A rant about "what programming language should I learn?"

by Fred Ross Last updated: November 4, 2012

Someone asked on a forum what language they should learn for bioinformatics. I admit it, I went on a rant. Here it is, for your enjoyment:

You're asking the wrong question. This is understandable, since the skill level of the bioinformatics community is so low that most of them ask the same wrong question. I'll even answer it: PLT Racket is the best source to learn to program today. But it's still the wrong question.

Here's the right question: "What do I need to learn to be able to effectively use the computer as a tool to do biology?"

Part of the answer will depend on what you're kind of science you're trying to do, but some topics will be absolutely universal.

You need to learn a general purpose programming language. Here, I'll teach you Scheme: (function argument argument argument ...), and that form can go anywhere in each of those slots. For example, (+ 2 2), (+ (* 3 3) 1), ((if (> 2 3) + -) 1 1), (define (square x) (* x x)), (square 4). Congratulations. You can learn other languages when you need them. Languages come and languages go (well, except Common Lisp and FORTRAN), and you use what you want.

You need a basic knowledge of data structures and algorithms: big-O notation, singly and doubly linked lists, arrays, binary and n-ary trees, and hash tables. You need to know what a hash function is and why they work. You need to know the general operations for manipulating these data structures, and what they're called in your language. You need to know how sorting works (though you needn't implement it yourself) and searching on the various data structures. You need to know about the vagaries of floating point, and how to do basic root finding and minimization (Acton's 'Real Computing Made Real' is the best source I know of for this), and how to design and write these algorithms by hand. You must know how pseudorandom number generation works, and have a good generator on hand. The Mersenne Twister is the day-to-day state of the art at this point. You need to know how Monte Carlo methods work, and how to generate random data (a.k.a., simulation).

You need to know how data is represented in the computer. What are bytes and words? How are characters represented? What are the different kinds of integer representations and floating point representations? How are enumerations and symbols represented? How are more complicated data structures like structs laid out in memory? How are the representations laid out in binary file formats? (Hint: binary files are not black magic, they're just more data as represented in memory). You need to know the difference between machine code and byte code, compilers and interpreters, and what the relative benefits of each are (note that compilers can be interactive and interpreters batch only -- ignore any assertions to the contrary).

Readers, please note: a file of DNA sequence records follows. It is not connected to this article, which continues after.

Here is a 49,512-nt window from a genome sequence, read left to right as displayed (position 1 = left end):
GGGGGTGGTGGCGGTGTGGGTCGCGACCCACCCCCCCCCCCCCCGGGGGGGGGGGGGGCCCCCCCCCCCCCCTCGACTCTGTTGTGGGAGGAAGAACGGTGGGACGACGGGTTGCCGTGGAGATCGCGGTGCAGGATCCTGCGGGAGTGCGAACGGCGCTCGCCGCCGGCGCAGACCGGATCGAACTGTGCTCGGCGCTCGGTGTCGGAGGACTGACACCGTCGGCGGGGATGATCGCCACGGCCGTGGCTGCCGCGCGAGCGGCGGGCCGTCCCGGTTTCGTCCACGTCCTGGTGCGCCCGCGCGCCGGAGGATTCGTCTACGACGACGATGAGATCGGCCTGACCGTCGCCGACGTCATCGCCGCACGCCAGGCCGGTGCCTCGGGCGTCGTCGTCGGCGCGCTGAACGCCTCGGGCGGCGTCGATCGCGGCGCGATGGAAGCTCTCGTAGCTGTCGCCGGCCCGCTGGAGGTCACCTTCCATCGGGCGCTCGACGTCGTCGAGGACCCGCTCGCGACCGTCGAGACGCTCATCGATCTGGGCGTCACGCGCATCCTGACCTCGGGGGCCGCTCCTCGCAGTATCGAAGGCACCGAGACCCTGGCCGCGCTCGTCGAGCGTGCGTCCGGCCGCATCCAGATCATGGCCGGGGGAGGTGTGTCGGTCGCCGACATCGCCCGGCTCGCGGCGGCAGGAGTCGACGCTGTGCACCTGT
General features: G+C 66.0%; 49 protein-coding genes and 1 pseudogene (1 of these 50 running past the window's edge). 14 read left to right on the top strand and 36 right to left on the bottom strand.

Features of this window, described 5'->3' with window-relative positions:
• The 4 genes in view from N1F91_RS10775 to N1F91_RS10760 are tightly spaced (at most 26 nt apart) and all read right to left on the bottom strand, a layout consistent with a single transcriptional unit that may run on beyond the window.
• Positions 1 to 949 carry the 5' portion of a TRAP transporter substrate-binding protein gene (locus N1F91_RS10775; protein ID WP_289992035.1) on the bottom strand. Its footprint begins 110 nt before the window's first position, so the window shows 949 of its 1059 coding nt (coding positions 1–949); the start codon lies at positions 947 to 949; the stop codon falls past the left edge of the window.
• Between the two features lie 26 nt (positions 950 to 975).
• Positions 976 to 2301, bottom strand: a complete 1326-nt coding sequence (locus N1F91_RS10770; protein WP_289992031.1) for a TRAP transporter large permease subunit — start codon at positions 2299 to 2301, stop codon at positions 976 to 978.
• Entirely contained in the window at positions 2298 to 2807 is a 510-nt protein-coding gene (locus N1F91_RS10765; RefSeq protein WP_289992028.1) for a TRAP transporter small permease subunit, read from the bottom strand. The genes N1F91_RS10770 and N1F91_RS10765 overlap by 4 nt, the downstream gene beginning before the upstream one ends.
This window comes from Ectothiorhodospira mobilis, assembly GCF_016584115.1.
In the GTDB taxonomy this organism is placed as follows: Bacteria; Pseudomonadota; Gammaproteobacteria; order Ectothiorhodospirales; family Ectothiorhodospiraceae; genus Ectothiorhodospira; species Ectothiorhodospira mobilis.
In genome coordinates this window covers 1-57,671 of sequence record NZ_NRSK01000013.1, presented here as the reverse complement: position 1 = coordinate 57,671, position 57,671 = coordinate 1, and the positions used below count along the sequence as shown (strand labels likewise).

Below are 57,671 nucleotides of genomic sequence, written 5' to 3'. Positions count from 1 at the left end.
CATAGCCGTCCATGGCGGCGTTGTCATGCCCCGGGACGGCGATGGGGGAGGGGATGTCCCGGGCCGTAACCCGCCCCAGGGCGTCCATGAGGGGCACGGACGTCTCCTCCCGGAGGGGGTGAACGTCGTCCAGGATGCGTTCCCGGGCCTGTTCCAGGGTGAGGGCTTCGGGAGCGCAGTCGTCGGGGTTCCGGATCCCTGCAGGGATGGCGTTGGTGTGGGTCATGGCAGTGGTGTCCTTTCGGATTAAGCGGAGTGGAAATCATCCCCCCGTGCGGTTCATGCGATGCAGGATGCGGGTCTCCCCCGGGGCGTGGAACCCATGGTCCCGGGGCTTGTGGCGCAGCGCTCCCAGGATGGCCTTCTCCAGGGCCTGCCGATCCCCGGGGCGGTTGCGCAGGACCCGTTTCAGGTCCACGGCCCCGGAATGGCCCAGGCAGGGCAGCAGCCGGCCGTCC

You need to understand recursion and the design of loops via preconditions, postconditions, and loop invariants.

You need to understand relational algebra and be able to manipulate relational databases (SQLite is a good place to start). You need to know what memoization is, and how to implement various forms of it. You need to know how to produce 2D graphics in a clean, composable way, such as recognizing that the data area of a chart represents a new set of coordinates that you're transforming to. You need to be able to send and receive HTTP requests, that is, opening a port and sending and receiving messages according to a fixed protocol. You need to be able to write a parser for a file format that isn't a bunch of hacked-together regular expressions (go look at Haskell's Parsec -- write one for your language). You should understand what Prolog is, how to write in it, and how to implement a simple one yourself.

You need to be able to produce correct programs. This means knowing what each part of your program is supposed to produce for some cases, being able to easily check that easily (best is stating invariants that another program checks by generating increasingly huge random cases -- see QuickCheck), and being able to reason your way to where the error is in your program rather than trying things at random.

Oh, and learn a modern version control system: git or mercurial. If someone around you already uses one of those two, use what they're using. Otherwise, flip a coin. [Edit: Since I wrote this, git has won. Use it.]

Those are the universals that will make the computer into a tool for you. Seem like a daunting list? It's actually not nearly as bad as it looks, trust me. But what about your science? That's the goal, remember: use the computer as a tool to do science. Not as a tool to move data from one file format to another (after you learn about representing data in the machine, you'll understand that all file formats are arbitrary). Not as a tool for connecting to NCBI or EMBL or anywhere else. A tool to do science. Don't lose sight of that fact. Most bioinformaticists spend between 90% and 100% of their time just messing with file formats. It's not science.

Now, to recommend where you go next, you'll need to talk about what kind of science you want to do.